Philippine Airlines on Tuesday urged the government to relax quarantine rules for fully-vaccinated travelers and to remove the cap on international arrivals saying it “no longer makes sense.”
PAL also confirmed that it is asking local courts to recognize its bankruptcy protection filing in the United States.
In a forum, PAL president and COO Gilbert Santa Maria said travel restrictions for fully vaccinated passengers in domestic and international flights should be eased, including those coming from the US, Canada and the Middle East.
“What we are asking for, is that the restrictions of travel of human beings, na bakunada na (vaccinated), within our islands and from countries like US and Canada as well as the Middle East, that the quarantine restrictions be eased to reflect scientific reality as well as maintain prudence,” Santa Maria said.
Backing the call for a more relaxed restriction for arriving travelers, Presidential Adviser for Entrepreneurship Joey Concepcion said in the same forum that the mandatory quarantine should be reduced to 5 from 10 days.
“It can be seen from what PAL has shown, the risk is very low if you have your PCR test 3 days before you leave,” he said.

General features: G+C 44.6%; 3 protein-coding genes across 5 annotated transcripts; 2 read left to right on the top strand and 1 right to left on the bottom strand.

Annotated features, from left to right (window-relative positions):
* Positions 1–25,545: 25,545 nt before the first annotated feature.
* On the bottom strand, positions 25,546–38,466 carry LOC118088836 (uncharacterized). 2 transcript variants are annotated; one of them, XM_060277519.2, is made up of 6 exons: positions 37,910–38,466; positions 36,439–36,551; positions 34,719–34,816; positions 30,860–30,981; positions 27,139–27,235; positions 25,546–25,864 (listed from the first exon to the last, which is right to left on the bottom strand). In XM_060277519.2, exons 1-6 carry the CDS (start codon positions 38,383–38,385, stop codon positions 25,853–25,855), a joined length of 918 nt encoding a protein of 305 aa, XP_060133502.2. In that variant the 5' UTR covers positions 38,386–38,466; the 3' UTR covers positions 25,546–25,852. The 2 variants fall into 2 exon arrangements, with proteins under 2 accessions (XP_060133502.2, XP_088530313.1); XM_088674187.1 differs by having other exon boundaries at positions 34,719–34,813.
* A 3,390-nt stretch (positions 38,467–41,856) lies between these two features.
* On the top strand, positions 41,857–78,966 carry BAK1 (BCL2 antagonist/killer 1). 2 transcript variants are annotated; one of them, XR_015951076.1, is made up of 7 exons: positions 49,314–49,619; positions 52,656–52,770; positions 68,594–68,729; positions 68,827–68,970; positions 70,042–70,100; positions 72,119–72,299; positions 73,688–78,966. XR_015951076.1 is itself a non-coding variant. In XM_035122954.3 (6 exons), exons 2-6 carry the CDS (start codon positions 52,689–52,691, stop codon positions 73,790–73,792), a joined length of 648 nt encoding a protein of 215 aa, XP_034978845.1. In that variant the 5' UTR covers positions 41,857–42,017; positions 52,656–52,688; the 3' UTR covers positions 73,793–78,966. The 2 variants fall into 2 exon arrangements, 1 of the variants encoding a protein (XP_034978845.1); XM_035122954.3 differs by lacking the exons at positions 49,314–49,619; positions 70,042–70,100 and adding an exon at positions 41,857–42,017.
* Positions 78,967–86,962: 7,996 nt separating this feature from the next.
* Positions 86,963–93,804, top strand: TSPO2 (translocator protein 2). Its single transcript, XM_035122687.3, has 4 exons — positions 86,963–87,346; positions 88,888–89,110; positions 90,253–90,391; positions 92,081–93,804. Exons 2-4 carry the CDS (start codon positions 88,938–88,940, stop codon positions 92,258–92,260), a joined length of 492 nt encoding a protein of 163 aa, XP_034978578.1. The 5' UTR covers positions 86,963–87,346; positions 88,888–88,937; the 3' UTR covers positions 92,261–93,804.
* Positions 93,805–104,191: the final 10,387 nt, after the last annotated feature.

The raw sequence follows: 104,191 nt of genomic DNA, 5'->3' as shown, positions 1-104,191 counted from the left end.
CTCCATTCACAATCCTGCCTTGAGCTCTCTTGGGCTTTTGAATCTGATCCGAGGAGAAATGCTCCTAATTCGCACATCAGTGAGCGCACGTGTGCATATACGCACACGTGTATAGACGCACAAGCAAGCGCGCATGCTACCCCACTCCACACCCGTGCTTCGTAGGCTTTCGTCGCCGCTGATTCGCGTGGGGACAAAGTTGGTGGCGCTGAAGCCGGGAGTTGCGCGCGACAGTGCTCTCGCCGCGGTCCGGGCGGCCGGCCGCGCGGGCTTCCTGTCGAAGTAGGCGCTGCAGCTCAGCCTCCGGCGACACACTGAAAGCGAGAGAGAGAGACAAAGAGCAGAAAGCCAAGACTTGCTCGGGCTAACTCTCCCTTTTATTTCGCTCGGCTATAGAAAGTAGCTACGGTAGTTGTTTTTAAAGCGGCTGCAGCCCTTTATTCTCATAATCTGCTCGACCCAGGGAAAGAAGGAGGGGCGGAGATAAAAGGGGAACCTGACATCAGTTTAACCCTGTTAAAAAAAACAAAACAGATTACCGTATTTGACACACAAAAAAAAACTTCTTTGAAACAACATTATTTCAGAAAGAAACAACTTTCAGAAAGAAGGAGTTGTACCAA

The 2,000 limit on the daily inbound traveler arrivals in Metro Manila should also be scrapped, he said.
The cap was originally set at 1,500 per day.
Before the pandemic, about 40,000 a day flew to Manila, Santa Maria said. But now, all airlines have to share in the 2,000 daily arrival limit.
“From our perspective, it no longer makes sense. Yung sunog nasa kusina mo na, naka kandado pa front door mo (The fire is already in the kitchen but your frontdoor is still locked),” Santa Maria said.
The airline earlier filed for a Chapter 11 bankruptcy protection in the US as the COVID-19 pandemic aggravated its existing financial problems.
Santa Maria said the carrier has also filed for recognition under the country’s Financial Rehabilitation and Insolvency Act of 2010 or RA 10142.
He said this was necessary to ensure that Philippine courts recognize its Chapter 11 filings in the United States. The company said most of its investors and creditors are US-based.
The Lucio Tan-led airline also assured the public it will continue its services despite financial difficulties as repatriation flights.
“Hanggang ngayon, lumilipad pa kamin ng vaccines, lumilipad pa rin kami ng OWWA repatrations, at repatrations ng overseas workers na naiipit sa labas. But the most important contribution to the economy is to link our islands, and to link our islands to the world.” (abs-cbn)